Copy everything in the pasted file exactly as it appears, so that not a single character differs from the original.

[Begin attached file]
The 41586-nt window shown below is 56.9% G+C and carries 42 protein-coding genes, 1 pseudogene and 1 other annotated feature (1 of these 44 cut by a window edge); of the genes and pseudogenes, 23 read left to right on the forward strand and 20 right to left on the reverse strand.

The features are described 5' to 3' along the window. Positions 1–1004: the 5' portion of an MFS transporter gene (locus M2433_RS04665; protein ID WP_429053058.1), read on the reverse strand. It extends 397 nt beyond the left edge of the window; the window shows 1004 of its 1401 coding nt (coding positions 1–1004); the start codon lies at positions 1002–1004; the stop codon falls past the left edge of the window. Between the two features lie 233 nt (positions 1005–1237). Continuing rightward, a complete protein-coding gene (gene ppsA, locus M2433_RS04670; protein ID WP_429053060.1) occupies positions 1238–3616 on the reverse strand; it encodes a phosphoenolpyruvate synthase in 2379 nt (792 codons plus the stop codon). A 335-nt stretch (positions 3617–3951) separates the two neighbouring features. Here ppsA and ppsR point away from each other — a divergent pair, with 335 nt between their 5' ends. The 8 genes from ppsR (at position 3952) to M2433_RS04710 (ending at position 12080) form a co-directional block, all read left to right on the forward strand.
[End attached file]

The 41586-nt window shown below is 56.9% G+C and carries 42 protein-coding genes, 1 pseudogene and 1 other annotated feature (1 of these 44 cut by a window edge); of the genes and pseudogenes, 23 read left to right on the forward strand and 20 right to left on the reverse strand.

The features are described 5' to 3' along the window. Positions 1–1004: the 5' portion of an MFS transporter gene (locus M2433_RS04665; protein ID WP_429053058.1), read on the reverse strand. It extends 397 nt beyond the left edge of the window; the window shows 1004 of its 1401 coding nt (coding positions 1–1004); the start codon lies at positions 1002–1004; the stop codon falls past the left edge of the window. Between the two features lie 233 nt (positions 1005–1237). Continuing rightward, a complete protein-coding gene (gene ppsA, locus M2433_RS04670; protein ID WP_429053060.1) occupies positions 1238–3616 on the reverse strand; it encodes a phosphoenolpyruvate synthase in 2379 nt (792 codons plus the stop codon). A 335-nt stretch (positions 3617–3951) separates the two neighbouring features. Here ppsA and ppsR point away from each other — a divergent pair, with 335 nt between their 5' ends. The 8 genes from ppsR (at position 3952) to M2433_RS04710 (ending at position 12080) form a co-directional block, all read left to right on the forward strand.